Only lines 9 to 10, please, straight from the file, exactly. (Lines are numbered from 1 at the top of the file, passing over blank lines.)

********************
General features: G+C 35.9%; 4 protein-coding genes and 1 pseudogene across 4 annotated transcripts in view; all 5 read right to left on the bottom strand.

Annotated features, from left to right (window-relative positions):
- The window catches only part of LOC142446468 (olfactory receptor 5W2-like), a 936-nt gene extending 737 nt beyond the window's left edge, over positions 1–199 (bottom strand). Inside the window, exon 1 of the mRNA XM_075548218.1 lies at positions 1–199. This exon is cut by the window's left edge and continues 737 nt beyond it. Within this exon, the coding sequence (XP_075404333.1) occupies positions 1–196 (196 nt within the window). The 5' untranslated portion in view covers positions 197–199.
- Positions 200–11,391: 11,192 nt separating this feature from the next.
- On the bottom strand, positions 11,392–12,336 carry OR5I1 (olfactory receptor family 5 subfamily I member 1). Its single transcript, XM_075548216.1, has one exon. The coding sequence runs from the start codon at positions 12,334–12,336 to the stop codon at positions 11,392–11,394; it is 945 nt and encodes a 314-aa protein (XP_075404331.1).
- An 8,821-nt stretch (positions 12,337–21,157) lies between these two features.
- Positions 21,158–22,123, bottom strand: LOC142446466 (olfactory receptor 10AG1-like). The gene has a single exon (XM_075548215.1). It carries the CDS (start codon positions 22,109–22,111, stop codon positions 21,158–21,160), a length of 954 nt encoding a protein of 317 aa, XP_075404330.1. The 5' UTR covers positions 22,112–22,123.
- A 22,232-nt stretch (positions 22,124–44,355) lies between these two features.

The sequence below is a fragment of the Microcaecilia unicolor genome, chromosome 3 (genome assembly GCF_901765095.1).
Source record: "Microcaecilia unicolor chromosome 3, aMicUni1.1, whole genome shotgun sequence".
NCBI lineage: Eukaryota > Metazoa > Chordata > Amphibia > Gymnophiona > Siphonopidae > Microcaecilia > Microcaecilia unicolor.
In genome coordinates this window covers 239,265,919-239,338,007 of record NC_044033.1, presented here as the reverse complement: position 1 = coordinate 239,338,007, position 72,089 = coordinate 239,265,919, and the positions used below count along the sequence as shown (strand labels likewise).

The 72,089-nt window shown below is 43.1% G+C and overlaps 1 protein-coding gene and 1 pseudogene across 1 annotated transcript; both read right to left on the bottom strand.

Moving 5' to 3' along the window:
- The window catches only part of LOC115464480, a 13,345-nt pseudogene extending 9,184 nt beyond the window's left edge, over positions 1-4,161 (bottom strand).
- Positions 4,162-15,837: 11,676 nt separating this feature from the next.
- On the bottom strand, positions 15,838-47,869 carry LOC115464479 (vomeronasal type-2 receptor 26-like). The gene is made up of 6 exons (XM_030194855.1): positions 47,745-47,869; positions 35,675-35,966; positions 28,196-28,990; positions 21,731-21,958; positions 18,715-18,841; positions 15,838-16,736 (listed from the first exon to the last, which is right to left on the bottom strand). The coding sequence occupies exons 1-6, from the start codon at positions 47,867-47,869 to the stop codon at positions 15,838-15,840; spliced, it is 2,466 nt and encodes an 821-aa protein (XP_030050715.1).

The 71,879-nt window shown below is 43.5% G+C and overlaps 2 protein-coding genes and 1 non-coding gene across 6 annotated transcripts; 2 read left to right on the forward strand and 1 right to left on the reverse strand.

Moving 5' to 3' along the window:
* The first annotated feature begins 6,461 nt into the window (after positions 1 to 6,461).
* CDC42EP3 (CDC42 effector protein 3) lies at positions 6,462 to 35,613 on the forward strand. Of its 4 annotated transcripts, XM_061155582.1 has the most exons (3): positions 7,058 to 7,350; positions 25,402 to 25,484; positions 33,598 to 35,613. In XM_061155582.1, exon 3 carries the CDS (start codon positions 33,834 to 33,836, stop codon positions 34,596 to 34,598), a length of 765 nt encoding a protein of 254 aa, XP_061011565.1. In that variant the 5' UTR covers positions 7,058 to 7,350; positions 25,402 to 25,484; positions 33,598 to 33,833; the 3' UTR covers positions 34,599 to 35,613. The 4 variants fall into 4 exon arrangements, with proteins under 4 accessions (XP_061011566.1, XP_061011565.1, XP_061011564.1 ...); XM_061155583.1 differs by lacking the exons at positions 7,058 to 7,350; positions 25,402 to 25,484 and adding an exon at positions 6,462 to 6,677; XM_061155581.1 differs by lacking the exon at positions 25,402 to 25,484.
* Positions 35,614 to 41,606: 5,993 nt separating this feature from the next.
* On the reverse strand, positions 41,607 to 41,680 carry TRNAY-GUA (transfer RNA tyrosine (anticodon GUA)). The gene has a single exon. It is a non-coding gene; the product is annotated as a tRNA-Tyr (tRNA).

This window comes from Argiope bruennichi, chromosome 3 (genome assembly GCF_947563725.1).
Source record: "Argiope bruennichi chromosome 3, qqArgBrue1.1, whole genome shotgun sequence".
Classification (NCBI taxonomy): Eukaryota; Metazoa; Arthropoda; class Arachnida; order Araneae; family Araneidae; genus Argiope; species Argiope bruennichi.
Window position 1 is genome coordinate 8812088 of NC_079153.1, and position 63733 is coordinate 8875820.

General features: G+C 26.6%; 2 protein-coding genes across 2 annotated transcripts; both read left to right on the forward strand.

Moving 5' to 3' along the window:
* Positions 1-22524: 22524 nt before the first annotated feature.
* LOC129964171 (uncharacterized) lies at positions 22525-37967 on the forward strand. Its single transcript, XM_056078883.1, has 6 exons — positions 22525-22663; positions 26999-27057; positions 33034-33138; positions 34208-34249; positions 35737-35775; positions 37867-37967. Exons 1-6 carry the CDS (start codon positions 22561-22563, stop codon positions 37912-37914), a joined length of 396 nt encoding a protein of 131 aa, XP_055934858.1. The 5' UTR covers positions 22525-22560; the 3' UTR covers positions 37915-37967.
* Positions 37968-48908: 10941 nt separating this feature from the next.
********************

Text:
The sequence below is a fragment of the Microcaecilia unicolor genome, chromosome 3 (genome assembly GCF_901765095.1).
Source record: "Microcaecilia unicolor chromosome 3, aMicUni1.1, whole genome shotgun sequence".